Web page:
No public reading, or not even reading out loud to myself, for about 35 years has changed things. I have only given about a half dozen readings since I started writing again. My first reading in 35 years or so was in 2005 at the Modern Times Bookstore in San Francisco for poets who had poems in the fourth issue of Van Gogh’s Ear, an English language poetry magazine from Paris. I spent more energy “reading” than I liked and had difficulty flowing with the poem.
I have since had more experience giving readings this century and the last public reading I gave, about a week ago at Art House in Berkeley, was a benefit for the infamous underground cartoonist S. Clay Wilson who is facing some serious health challenges. I feel some of that “groove” came back, that ability to be a conduit for the poem and let it flow out through me without “reading” the words letter by letter. When the audience applauds you can tell they liked the poem. When they figit and go towards the exits you can tell the poem didn’t make it. Instant reaction. I like doing readings.
6 - Do you have any theoretical concerns behind your writing? What kinds of questions are you trying to answer with your work? What do you even think the current questions are?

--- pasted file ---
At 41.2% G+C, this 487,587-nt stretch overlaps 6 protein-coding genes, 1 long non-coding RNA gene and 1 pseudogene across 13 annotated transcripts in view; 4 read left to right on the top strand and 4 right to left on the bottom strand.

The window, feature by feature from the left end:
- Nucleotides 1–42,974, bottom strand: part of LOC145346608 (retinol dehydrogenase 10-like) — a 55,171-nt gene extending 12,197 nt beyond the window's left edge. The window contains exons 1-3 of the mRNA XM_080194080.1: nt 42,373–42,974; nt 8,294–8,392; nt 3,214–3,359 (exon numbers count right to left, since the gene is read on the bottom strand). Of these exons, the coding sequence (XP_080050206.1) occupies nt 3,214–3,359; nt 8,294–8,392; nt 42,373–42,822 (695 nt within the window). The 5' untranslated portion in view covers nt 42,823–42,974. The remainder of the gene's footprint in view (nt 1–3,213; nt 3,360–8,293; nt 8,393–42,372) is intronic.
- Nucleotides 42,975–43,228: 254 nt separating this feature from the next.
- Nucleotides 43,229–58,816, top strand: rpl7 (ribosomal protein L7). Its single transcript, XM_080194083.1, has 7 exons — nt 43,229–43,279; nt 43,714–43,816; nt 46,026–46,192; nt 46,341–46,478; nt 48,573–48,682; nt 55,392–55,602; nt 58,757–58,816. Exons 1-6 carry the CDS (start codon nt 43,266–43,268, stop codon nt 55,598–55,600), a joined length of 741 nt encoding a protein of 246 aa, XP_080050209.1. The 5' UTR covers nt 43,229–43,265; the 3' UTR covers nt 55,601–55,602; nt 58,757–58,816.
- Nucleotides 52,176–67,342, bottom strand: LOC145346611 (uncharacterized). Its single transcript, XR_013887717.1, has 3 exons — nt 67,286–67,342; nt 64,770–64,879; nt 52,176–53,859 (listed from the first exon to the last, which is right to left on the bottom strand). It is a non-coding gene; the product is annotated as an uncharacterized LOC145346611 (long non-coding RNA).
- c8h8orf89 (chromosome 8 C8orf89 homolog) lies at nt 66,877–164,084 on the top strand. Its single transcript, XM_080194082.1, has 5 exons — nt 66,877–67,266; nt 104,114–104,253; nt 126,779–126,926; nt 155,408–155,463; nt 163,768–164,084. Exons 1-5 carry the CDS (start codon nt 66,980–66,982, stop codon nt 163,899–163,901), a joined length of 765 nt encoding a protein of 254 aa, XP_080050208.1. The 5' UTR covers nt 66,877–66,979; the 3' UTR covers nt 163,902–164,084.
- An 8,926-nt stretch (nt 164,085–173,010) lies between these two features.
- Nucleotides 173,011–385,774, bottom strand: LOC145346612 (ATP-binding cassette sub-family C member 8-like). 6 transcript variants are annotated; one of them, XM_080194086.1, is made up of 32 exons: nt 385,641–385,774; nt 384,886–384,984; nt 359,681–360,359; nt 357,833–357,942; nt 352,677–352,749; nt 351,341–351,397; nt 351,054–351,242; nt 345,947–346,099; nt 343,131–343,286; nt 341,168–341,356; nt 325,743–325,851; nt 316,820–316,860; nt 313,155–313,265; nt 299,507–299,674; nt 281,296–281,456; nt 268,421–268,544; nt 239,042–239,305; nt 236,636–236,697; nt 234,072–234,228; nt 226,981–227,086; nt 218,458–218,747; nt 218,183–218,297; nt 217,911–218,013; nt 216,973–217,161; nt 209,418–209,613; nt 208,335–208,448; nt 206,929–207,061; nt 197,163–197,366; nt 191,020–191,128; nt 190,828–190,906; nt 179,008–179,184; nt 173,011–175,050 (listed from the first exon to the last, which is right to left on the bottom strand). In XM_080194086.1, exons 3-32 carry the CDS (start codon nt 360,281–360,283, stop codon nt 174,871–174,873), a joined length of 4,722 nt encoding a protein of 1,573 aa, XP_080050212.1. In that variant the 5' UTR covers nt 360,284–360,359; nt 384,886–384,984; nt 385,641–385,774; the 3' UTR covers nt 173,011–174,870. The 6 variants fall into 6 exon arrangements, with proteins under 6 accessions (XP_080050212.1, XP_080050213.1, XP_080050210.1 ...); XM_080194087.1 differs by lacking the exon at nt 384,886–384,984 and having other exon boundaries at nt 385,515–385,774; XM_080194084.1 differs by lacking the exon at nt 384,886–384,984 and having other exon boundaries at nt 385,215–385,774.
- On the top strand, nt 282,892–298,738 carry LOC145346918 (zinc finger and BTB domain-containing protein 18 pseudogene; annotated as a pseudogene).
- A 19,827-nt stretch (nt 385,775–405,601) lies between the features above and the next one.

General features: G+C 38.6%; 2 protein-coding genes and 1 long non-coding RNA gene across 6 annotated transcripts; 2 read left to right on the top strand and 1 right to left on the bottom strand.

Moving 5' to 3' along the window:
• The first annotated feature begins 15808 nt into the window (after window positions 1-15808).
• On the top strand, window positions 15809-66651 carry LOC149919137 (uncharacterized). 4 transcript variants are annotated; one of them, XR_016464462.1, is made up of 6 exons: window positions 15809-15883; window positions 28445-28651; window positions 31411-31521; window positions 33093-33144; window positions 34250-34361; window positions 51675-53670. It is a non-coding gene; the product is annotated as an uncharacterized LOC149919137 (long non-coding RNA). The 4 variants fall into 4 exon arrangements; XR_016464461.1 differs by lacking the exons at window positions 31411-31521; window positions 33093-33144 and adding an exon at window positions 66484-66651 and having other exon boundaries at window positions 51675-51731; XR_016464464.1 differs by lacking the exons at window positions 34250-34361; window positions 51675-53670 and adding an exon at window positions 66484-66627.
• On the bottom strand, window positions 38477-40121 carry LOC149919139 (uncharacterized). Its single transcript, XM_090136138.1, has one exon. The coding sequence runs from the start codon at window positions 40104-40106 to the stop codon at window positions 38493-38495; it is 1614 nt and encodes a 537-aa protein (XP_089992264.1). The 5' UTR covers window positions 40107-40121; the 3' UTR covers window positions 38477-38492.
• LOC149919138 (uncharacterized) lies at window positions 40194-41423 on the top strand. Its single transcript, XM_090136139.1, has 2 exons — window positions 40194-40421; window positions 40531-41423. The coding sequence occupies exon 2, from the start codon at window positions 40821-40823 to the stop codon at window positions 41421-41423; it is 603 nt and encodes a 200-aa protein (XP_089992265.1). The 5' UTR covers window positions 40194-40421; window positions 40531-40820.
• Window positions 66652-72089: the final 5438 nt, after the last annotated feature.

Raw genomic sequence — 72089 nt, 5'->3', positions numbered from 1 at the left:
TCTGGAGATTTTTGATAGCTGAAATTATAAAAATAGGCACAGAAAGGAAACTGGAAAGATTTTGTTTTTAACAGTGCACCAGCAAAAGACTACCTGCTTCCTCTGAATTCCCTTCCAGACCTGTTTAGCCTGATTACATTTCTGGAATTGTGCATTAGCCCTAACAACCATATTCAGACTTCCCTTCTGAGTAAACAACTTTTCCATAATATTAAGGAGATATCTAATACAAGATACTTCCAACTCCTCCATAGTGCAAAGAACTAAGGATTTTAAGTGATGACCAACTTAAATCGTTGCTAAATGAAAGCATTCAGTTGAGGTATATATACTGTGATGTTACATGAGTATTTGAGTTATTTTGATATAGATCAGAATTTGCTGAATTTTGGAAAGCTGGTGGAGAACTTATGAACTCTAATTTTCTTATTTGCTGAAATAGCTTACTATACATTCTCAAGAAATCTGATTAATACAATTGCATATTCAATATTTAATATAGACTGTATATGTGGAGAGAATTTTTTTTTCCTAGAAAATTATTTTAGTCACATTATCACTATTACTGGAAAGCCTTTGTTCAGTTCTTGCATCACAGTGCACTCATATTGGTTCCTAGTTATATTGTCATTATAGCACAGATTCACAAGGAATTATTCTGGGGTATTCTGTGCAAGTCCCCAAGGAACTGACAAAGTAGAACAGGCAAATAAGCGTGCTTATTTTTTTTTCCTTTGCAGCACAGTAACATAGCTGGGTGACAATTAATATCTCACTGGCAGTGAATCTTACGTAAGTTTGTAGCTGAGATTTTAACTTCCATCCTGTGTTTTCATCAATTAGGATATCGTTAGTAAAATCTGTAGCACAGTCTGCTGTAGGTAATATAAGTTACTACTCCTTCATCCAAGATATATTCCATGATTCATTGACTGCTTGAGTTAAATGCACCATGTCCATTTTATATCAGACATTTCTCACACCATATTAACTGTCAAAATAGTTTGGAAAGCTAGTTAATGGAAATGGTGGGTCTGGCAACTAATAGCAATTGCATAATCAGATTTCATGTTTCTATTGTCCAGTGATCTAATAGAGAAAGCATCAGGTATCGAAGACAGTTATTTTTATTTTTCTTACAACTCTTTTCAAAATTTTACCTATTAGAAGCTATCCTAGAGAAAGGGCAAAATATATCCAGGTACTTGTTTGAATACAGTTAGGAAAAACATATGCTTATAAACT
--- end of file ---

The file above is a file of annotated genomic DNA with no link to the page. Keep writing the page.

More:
Most of my poems try to convey some type of message, some information beyond the words just sounding good together, or being funny or something pleasant to pass the time. I have always tried to accomplish something that improved the human situation, at least for the last 50 years or so. When I was involved in civil rights and anti-war and other political action back in the day, part of what I did was write. Write an article for a newsletter or the newspaper, write a leaflet, etc. In my legal work, I wrote more motions and took more writs than most criminal defense lawyers because I can write and I like to. I use my writing to try to advance and better the human condition. It’s the same whether its “poetry” or an essay or a legal motion or even a “letter to the editor.” An attempt to improve things with the written word.
The “questions” remain the same, but the day-to-day “facts” and precise situations change.
7 – What do you see the current role of the writer being in larger culture? Does s/he even have one? What do you think the role of the writer should be?
A writer writes about what she or he thinks is important or will be important. In my poetry my goal [or role?] is to communicate truths to the reader. In my legal writing my goal [and definitely my role] is to benefit my client. If the truth helps in that regard, wonderful. If truth hurts my goal in legal writing, it becomes an obstacle to surmount without lying.